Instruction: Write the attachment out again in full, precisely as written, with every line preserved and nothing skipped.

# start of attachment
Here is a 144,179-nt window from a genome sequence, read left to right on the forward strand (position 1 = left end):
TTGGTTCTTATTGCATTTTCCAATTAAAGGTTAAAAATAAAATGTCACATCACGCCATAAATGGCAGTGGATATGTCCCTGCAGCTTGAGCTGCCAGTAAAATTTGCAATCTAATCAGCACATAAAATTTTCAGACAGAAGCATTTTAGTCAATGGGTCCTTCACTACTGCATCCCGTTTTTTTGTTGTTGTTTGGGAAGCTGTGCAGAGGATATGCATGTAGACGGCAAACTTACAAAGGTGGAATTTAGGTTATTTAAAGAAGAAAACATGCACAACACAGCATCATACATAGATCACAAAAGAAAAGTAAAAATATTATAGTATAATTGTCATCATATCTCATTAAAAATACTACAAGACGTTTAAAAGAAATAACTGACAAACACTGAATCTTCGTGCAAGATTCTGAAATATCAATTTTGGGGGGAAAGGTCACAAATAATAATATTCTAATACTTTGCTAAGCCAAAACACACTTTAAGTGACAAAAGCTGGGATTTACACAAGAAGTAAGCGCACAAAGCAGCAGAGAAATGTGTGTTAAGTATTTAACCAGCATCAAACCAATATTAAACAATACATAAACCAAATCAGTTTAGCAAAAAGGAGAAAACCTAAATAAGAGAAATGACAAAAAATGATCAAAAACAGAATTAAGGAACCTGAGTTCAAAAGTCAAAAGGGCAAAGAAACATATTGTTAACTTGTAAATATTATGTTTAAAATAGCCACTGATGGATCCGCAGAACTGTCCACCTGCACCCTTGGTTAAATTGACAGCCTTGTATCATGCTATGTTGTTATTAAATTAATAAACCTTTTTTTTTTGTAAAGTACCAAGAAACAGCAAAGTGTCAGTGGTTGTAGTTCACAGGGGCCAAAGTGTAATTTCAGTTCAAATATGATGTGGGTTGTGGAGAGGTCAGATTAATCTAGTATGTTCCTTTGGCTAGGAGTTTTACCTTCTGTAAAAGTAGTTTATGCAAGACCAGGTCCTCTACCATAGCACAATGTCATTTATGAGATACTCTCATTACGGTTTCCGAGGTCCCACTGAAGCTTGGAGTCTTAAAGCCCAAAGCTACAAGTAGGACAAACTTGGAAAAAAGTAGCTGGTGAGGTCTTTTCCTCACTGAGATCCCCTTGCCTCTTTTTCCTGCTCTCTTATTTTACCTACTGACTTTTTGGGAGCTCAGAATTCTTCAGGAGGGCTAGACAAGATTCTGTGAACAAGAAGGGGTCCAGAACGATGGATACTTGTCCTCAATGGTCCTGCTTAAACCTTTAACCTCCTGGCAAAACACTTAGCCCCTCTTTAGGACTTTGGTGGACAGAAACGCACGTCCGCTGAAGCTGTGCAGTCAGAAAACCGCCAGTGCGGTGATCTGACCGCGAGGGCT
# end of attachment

Here is a 144,179-nt window from a genome sequence, read left to right on the forward strand (position 1 = left end):
TTGGTTCTTATTGCATTTTCCAATTAAAGGTTAAAAATAAAATGTCACATCACGCCATAAATGGCAGTGGATATGTCCCTGCAGCTTGAGCTGCCAGTAAAATTTGCAATCTAATCAGCACATAAAATTTTCAGACAGAAGCATTTTAGTCAATGGGTCCTTCACTACTGCATCCCGTTTTTTTGTTGTTGTTTGGGAAGCTGTGCAGAGGATATGCATGTAGACGGCAAACTTACAAAGGTGGAATTTAGGTTATTTAAAGAAGAAAACATGCACAACACAGCATCATACATAGATCACAAAAGAAAAGTAAAAATATTATAGTATAATTGTCATCATATCTCATTAAAAATACTACAAGACGTTTAAAAGAAATAACTGACAAACACTGAATCTTCGTGCAAGATTCTGAAATATCAATTTTGGGGGGAAAGGTCACAAATAATAATATTCTAATACTTTGCTAAGCCAAAACACACTTTAAGTGACAAAAGCTGGGATTTACACAAGAAGTAAGCGCACAAAGCAGCAGAGAAATGTGTGTTAAGTATTTAACCAGCATCAAACCAATATTAAACAATACATAAACCAAATCAGTTTAGCAAAAAGGAGAAAACCTAAATAAGAGAAATGACAAAAAATGATCAAAAACAGAATTAAGGAACCTGAGTTCAAAAGTCAAAAGGGCAAAGAAACATATTGTTAACTTGTAAATATTATGTTTAAAATAGCCACTGATGGATCCGCAGAACTGTCCACCTGCACCCTTGGTTAAATTGACAGCCTTGTATCATGCTATGTTGTTATTAAATTAATAAACCTTTTTTTTTTGTAAAGTACCAAGAAACAGCAAAGTGTCAGTGGTTGTAGTTCACAGGGGCCAAAGTGTAATTTCAGTTCAAATATGATGTGGGTTGTGGAGAGGTCAGATTAATCTAGTATGTTCCTTTGGCTAGGAGTTTTACCTTCTGTAAAAGTAGTTTATGCAAGACCAGGTCCTCTACCATAGCACAATGTCATTTATGAGATACTCTCATTACGGTTTCCGAGGTCCCACTGAAGCTTGGAGTCTTAAAGCCCAAAGCTACAAGTAGGACAAACTTGGAAAAAAGTAGCTGGTGAGGTCTTTTCCTCACTGAGATCCCCTTGCCTCTTTTTCCTGCTCTCTTATTTTACCTACTGACTTTTTGGGAGCTCAGAATTCTTCAGGAGGGCTAGACAAGATTCTGTGAACAAGAAGGGGTCCAGAACGATGGATACTTGTCCTCAATGGTCCTGCTTAAACCTTTAACCTCCTGGCAAAACACTTAGCCCCTCTTTAGGACTTTGGTGGACAGAAACGCACGTCCGCTGAAGCTGTGCAGTCAGAAAACCGCCAGTGCGGTGATCTGACCGCGAGGGCT